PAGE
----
IMF chief wants fight against corruption in Sri Lanka to continue
International Monetary Fund (IMF) Managing Director Kristalina Georgieva says ongoing efforts to tackle corruption in Sri Lanka should continue, including revamping anti-corruption legislation.
She also said that a more comprehensive anti-corruption reform agenda should be guided by the ongoing IMF governance diagnostic mission that conducts an assessment of Sri Lanka’s anti-corruption and governance framework.
Georgieva made the comments after the Executive Board of the International Monetary Fund approved a bailout package for Sri Lanka.
“Sri Lanka has been facing tremendous economic and social challenges with a severe recession amid high inflation, depleted reserves, an unsustainable public debt, and heightened financial sector vulnerabilities. Institutions and governance frameworks require deep reforms. For Sri Lanka to overcome the crisis, swift and timely implementation of the EFF-supported program with strong ownership for the reforms is critical.
“Ambitious revenue-based fiscal consolidation is necessary for restoring fiscal and debt sustainability while protecting the poor and vulnerable. In this regard, the momentum of ongoing progressive tax reforms should be maintained, and social safety nets should be strengthened and better targeted to the poor. For the fiscal adjustments to be successful, sustained fiscal institutional reforms on tax administration, public financial and expenditure management, and energy pricing are critical.
“Having obtained specific and credible financing assurances from major official bilateral creditors, it is now important for the authorities and creditors make swift progress towards restoring debt sustainability consistent with the IMF-supported program. The authorities’ commitments to transparently achieve a debt resolution, consistent with the program parameters and equitable burden sharing among creditors in a timely fashion, are welcome.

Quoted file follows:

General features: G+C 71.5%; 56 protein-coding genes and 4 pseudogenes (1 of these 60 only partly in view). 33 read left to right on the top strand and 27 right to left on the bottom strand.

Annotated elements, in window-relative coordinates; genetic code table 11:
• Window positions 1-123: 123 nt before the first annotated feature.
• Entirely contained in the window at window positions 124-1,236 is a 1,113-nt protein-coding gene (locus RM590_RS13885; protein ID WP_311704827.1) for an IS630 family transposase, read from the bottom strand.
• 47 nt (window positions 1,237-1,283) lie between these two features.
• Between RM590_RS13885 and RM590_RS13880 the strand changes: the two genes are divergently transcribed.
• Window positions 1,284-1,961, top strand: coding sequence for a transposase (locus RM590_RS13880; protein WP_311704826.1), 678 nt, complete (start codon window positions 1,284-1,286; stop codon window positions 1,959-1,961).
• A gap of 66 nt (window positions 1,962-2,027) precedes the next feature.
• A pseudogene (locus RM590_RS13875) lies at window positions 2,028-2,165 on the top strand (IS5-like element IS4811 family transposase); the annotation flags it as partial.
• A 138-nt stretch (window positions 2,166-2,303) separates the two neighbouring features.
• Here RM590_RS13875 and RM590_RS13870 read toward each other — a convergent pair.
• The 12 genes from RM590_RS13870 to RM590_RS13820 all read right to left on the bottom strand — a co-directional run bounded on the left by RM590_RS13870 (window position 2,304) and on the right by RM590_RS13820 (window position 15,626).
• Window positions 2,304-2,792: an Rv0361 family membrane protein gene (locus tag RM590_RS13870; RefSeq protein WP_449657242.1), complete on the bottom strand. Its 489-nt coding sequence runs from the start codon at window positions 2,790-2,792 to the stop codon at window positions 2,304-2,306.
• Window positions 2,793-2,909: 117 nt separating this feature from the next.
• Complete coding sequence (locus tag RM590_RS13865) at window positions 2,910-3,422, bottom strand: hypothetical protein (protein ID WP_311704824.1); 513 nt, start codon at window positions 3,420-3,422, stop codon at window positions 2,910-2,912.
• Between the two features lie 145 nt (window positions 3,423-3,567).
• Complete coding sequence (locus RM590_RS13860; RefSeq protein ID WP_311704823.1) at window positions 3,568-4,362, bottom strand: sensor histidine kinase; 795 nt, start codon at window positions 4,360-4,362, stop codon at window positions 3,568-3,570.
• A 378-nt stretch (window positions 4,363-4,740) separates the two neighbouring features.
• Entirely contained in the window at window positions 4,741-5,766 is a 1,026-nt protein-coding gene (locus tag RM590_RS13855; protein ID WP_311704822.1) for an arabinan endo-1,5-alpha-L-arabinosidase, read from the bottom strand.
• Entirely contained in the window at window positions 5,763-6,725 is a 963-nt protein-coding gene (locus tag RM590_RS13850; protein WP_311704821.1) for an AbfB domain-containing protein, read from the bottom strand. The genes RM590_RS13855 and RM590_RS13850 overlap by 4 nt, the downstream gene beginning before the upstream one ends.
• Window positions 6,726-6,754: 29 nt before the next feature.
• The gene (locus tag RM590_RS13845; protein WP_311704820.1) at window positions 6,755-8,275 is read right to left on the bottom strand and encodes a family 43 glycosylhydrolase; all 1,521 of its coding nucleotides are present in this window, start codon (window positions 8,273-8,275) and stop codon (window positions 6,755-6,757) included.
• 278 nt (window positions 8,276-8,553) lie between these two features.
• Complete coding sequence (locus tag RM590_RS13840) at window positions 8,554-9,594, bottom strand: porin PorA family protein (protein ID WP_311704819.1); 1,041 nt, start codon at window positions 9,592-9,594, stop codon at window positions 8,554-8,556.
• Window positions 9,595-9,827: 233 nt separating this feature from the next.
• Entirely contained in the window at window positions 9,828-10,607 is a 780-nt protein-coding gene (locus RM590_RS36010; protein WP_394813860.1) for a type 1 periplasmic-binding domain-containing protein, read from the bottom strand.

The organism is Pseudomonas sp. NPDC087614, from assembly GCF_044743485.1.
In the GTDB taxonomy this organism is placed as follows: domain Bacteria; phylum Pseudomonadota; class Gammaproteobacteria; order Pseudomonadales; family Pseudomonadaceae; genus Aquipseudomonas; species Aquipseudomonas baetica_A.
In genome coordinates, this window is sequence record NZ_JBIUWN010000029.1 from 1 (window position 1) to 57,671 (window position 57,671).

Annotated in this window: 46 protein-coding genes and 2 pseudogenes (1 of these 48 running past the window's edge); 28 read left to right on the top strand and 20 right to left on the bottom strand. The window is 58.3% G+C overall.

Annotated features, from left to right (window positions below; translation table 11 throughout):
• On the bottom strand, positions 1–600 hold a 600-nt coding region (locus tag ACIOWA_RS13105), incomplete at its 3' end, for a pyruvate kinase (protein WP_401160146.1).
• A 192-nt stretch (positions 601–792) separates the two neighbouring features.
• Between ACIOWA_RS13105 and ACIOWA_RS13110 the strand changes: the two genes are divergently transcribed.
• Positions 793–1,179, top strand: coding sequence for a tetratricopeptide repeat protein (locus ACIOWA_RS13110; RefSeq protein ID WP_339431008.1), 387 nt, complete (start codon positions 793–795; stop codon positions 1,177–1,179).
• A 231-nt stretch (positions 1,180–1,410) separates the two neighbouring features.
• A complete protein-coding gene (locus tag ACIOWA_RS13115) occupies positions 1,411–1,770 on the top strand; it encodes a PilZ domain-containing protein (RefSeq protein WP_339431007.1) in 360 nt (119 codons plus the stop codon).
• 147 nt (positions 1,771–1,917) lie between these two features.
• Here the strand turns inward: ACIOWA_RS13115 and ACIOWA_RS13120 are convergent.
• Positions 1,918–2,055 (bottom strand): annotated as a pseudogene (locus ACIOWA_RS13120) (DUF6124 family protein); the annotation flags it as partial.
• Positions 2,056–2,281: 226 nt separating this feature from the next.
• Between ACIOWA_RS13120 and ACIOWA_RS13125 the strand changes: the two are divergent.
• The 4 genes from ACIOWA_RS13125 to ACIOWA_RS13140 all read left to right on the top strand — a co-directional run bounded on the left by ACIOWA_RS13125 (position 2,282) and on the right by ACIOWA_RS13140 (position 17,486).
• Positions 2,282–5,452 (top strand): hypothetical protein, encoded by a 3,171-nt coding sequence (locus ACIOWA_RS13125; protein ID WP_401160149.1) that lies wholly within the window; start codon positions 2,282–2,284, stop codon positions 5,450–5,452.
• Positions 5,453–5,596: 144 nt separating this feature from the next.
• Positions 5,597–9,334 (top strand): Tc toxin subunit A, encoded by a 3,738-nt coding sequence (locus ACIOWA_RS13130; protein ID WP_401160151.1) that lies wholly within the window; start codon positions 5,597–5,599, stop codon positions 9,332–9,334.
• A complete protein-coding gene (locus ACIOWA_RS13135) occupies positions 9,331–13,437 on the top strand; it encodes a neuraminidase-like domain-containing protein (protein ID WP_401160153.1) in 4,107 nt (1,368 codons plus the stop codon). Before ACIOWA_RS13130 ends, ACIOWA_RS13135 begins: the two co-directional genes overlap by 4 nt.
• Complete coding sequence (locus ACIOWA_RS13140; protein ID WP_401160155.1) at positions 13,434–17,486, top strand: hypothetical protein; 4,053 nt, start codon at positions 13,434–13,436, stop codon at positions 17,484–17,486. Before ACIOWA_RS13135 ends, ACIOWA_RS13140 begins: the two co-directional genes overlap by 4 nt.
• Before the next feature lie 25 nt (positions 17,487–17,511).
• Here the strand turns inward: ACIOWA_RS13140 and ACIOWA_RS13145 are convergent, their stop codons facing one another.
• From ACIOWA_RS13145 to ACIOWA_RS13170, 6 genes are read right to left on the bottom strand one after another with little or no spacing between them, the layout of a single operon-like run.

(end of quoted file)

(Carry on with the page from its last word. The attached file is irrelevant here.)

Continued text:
“Sri Lanka should stay committed to the multi-pronged disinflation strategy to safeguard the credibility of its inflation targeting regime. As the market regains confidence, the authorities’ recent introduction of greater exchange rate flexibility will help to rebuild the reserve buffer.
“Maintaining a sound and adequately capitalized banking system is important. Implementing a bank recapitalization plan and strengthening financial supervision and crisis management framework are crucial to ensure financial sector stability.
“The ongoing efforts to tackle corruption should continue, including revamping anti-corruption legislation. A more comprehensive anti-corruption reform agenda should be guided by the ongoing IMF governance diagnostic mission that conducts an assessment of Sri Lanka’s anti-corruption and governance framework. The authorities should step up growth-enhancing structural reforms with technical assistance support from development partners.” (Colombo Gazette)